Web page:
Here's An Animatronic Dancer Guaranteed To Make Your Spine Tingle
Got a fear of dolls? No? After you see this animatronic dancer, you just might develop one. For some reason, the unnamed robot has been placed in a New York-based art installation, where it gyrates unnaturally to music while staring vehemently into the soul of anyone foolish enough to get near it.
It's more than enough to give most people nightmares.
The robot uses facial recognition technology to seek out visitors to the gallery, at which point it stares at them with its masked face, following people across the room with its gaze if they try to escape. The robot's skimpy white dress and boots do little to make the machine any less distressing to look at. Its skin is dirty and grubby, its geared shoulders are in plain view, and its green witch mask looks like something ripped straight out of the realm of nightmare.
The worst part is that, from a distance, the robot almost looks normal. It's only once you get close enough for it to make eye contact that it locks eyes with you and pulls you into a realm of fear from which there is no escape. Lovely, right?
On the plus side, the designer managed to give it a realistic, remarkably fluid range of motion - even if it is pinned to a mirror in the gallery by a large, metal pole. Naturally, that makes the whole display even more unnerving. The way the robot gyrates and moves about calls to mind an exotic dancer. Near as I can tell, that's exactly the point.
That it dances to distorted versions of a number of popular songs - virtually all of which feature scantily clad women in their music videos - is no accident. See, on some level, I think I can see what the creator was going for here. The robot's terrible gaze is designed to make people feel uncomfortable for viewing it as a sexual object. Of course, this has the added effect of making it positively nightmarish for anyone who happens to catch its attention.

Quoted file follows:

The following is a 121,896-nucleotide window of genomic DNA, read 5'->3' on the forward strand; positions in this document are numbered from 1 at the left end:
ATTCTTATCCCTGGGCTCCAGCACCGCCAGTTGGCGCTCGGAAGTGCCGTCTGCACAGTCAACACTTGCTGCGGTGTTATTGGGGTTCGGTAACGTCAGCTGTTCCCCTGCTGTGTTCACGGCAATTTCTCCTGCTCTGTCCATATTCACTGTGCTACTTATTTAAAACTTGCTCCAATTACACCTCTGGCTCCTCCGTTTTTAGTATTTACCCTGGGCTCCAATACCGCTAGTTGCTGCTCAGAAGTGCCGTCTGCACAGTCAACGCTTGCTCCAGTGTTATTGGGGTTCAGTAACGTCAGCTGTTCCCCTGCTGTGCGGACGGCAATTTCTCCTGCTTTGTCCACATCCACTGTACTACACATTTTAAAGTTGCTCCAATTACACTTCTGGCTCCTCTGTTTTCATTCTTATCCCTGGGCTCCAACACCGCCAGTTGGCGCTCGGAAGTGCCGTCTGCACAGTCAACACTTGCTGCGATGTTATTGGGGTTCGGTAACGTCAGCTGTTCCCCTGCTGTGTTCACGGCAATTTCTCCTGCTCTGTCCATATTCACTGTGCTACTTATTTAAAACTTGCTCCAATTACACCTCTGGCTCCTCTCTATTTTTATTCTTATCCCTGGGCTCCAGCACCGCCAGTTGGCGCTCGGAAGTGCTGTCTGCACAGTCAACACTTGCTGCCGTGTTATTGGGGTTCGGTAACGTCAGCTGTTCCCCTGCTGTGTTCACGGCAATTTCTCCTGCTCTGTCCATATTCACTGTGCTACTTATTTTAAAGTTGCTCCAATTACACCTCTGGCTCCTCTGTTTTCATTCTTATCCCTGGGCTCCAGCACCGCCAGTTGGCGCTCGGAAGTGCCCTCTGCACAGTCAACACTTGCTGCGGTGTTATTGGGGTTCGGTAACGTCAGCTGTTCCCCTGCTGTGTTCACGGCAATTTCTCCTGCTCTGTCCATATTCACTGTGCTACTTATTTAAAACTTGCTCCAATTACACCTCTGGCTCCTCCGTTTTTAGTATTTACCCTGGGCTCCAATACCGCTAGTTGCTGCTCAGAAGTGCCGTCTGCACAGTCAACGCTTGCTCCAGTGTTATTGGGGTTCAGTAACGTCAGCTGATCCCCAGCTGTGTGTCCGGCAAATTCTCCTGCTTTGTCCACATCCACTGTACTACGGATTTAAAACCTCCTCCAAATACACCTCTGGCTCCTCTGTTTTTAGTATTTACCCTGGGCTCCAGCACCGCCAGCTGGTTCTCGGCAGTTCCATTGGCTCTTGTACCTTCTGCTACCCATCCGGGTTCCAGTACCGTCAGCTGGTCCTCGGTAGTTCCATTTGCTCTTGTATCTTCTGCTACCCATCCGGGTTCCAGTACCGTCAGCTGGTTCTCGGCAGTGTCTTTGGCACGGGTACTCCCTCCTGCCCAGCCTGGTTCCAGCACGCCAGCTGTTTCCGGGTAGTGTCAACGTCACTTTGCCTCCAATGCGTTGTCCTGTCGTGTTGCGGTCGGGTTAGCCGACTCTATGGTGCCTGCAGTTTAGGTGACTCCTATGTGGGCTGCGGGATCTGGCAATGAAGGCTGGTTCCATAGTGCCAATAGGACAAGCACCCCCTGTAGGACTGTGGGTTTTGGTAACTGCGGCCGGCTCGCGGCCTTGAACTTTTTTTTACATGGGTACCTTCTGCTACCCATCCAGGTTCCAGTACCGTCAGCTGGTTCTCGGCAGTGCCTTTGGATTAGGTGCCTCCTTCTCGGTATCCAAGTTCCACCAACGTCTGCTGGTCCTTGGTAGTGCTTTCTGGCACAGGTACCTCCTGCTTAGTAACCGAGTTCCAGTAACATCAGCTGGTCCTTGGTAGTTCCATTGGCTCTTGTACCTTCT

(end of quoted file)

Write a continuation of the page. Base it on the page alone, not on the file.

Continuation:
Oh, and have I mentioned the grubby little robot has a voice, too? Its creator, Jordan Wolfson, provided his baritone in order to allow the doll to taunt viewers with a lovely selection of phrases like "my mother's dead, my father's dead, I'm gay, I'd like to be a poet, this is my house." So, yeah. It's basically concentrated, high-octane nightmare fuel. I've included a video of the robot's performance along with this article, but don't blame me if you can't sleep after watching it.
According to the 33-year-old artist, the robot isn't meant to be a comment on women. It's simply designed to engage with art gallery visitors one on one. I assume in this case, "engage" means "permanently traumatize."
The hellish dancer was developed by Wolfson with help from Spectral Motion Effects Studio in Los Angeles. It'll be on display in the Zwirner Art Gallery until April 19, at which point the artist will presumably decide it's terrorized enough patrons, and seal it permanently away in a vault somewhere. That's what I keep telling myself, anyway.